The U.S. Supreme Court’s historic May argument session—which will be held by phone due to the coronavirus pandemic—will also be notable for featuring an argument between two female lawyers to start the two-week session.
But, on the whole, the session will fall in line with the precedent of male attorneys arguing nearly every case, with another assistant to the SG, Morgan Ratner, being the third woman arguing as compared to the session’s 23 men. She’ll be on the phone May 11 for a dispute over employment discrimination in the context of religious employers.
The solicitor general himself, Noel Francisco, is arguing twice over the two-week period, including on the same side as veteran advocate Paul Clement in a closely-watched case over the Obamacare contraception mandate. They’re teaming up against Pennsylvania chief deputy attorney general Michael Fischer.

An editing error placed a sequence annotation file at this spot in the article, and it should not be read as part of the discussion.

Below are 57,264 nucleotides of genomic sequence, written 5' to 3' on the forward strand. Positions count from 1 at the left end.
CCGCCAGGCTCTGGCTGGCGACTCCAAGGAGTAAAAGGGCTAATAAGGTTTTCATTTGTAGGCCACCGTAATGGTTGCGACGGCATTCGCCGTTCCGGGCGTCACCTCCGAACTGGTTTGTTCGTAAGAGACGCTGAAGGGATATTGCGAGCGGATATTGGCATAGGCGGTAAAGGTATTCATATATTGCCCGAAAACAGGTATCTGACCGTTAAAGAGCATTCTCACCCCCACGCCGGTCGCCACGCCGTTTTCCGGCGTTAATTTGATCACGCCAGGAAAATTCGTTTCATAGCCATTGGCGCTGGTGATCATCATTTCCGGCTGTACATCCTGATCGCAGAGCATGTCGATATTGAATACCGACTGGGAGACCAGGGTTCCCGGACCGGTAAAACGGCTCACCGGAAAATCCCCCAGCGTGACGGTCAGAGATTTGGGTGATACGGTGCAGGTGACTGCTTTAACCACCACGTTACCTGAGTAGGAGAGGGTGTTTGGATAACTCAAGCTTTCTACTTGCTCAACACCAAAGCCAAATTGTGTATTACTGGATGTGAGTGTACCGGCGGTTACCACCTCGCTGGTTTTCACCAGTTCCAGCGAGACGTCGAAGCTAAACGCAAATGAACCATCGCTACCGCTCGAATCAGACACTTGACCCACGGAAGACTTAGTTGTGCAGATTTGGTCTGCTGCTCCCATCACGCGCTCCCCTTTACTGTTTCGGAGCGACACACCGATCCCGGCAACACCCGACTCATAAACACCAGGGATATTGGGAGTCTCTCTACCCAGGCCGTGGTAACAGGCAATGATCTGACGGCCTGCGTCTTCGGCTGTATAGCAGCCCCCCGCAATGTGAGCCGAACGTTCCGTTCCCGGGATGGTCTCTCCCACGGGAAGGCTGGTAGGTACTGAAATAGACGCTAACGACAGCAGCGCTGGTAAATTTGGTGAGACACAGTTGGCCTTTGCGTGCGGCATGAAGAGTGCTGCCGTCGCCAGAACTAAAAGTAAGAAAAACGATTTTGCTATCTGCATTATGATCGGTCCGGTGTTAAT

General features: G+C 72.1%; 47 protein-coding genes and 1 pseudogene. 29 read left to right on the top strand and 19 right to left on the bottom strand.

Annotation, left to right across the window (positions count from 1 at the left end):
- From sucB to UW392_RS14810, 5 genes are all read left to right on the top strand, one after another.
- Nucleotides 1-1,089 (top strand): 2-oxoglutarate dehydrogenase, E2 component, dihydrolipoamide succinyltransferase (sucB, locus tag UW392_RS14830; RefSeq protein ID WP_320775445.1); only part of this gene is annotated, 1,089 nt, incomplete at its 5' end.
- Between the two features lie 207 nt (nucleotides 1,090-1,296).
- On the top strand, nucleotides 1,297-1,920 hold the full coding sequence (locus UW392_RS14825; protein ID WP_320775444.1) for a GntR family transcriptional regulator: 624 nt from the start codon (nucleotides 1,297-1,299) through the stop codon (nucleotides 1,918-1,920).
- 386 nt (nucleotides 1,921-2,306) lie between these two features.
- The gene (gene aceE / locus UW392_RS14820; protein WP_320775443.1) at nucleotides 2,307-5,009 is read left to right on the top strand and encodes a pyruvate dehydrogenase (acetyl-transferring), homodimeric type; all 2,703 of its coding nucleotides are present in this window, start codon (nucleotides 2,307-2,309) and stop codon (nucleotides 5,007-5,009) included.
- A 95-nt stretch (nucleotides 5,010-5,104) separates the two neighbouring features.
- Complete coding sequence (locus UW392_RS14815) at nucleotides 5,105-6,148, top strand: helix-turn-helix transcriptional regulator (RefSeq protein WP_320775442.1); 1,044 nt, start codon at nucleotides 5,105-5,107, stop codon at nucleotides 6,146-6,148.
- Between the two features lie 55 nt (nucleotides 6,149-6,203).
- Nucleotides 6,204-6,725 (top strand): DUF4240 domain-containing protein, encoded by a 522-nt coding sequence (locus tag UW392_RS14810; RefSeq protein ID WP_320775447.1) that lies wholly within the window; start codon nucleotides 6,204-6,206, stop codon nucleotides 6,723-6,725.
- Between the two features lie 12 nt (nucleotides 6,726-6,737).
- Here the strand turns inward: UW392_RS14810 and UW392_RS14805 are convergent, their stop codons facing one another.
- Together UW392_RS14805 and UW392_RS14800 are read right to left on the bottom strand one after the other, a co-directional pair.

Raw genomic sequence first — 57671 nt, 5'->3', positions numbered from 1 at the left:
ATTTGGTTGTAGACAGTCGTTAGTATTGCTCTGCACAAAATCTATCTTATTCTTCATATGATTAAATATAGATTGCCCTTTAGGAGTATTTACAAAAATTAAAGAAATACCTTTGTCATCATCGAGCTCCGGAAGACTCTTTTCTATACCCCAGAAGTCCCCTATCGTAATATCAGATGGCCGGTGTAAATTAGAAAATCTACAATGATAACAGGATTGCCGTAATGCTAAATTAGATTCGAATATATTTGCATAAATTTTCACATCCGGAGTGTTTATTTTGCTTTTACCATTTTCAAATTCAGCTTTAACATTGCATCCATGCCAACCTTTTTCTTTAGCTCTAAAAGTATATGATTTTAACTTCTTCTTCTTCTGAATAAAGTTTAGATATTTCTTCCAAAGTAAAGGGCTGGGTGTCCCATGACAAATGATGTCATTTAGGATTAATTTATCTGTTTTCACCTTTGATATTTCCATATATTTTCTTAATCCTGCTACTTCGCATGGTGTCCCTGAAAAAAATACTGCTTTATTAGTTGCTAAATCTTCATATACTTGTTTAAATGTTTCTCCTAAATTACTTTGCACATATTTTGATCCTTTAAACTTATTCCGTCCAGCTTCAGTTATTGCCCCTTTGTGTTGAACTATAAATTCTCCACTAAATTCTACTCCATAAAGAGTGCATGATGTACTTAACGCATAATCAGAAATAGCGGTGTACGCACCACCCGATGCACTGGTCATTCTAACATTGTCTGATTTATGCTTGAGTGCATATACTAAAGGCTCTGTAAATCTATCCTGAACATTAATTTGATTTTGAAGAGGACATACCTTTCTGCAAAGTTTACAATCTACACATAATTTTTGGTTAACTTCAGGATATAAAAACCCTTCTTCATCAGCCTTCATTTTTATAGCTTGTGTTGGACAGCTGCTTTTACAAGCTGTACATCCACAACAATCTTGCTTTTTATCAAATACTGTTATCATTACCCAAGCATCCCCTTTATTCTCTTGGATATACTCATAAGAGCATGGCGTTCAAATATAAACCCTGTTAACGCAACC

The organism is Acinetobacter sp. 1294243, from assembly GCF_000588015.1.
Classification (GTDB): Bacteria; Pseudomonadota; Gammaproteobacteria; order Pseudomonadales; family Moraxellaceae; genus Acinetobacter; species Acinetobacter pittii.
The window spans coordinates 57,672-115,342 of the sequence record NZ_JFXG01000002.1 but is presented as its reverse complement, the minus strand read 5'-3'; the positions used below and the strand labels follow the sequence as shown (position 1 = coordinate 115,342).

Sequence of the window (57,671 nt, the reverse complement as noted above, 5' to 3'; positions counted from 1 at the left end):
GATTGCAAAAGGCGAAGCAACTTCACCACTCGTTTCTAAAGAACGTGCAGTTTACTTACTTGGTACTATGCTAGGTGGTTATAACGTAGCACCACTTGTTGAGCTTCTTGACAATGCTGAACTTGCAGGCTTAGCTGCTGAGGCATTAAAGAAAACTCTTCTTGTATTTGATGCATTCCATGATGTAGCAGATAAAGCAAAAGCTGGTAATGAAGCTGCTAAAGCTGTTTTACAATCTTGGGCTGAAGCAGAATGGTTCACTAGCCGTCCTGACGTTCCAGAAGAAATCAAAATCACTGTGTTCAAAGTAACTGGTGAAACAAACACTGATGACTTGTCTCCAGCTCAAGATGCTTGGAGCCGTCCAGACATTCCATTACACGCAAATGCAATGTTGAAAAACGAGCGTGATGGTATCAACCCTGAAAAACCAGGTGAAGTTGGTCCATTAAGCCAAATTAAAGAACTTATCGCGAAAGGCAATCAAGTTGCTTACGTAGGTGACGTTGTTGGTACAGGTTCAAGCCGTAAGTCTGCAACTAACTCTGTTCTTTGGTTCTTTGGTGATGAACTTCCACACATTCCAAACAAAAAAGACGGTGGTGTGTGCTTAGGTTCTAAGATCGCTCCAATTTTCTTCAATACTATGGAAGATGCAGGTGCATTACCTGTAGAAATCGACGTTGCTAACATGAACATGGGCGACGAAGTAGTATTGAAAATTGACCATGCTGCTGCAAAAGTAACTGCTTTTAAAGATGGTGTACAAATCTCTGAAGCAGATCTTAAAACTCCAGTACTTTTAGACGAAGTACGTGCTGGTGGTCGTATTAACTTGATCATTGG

Francisco is also set to argue on May 12 in the battle over subpoenas for President Trump’s financial records.
Another notable argument is a rerun of sorts, McGirt v. Oklahoma, on May 11. The justices couldn’t reach a decision in a similar dispute last term over the status of American Indian lands in Eastern Oklahoma, and granted McGirt in its stead. Three of the four attorneys arguing will be the same this time around. Last time, Blatt argued for the state when she was at a different firm, Arnold & Porter. She’s since moved back to Williams and Connolly. This time, the state’s solicitor general, Mithun Mansinghani, will make his high court debut.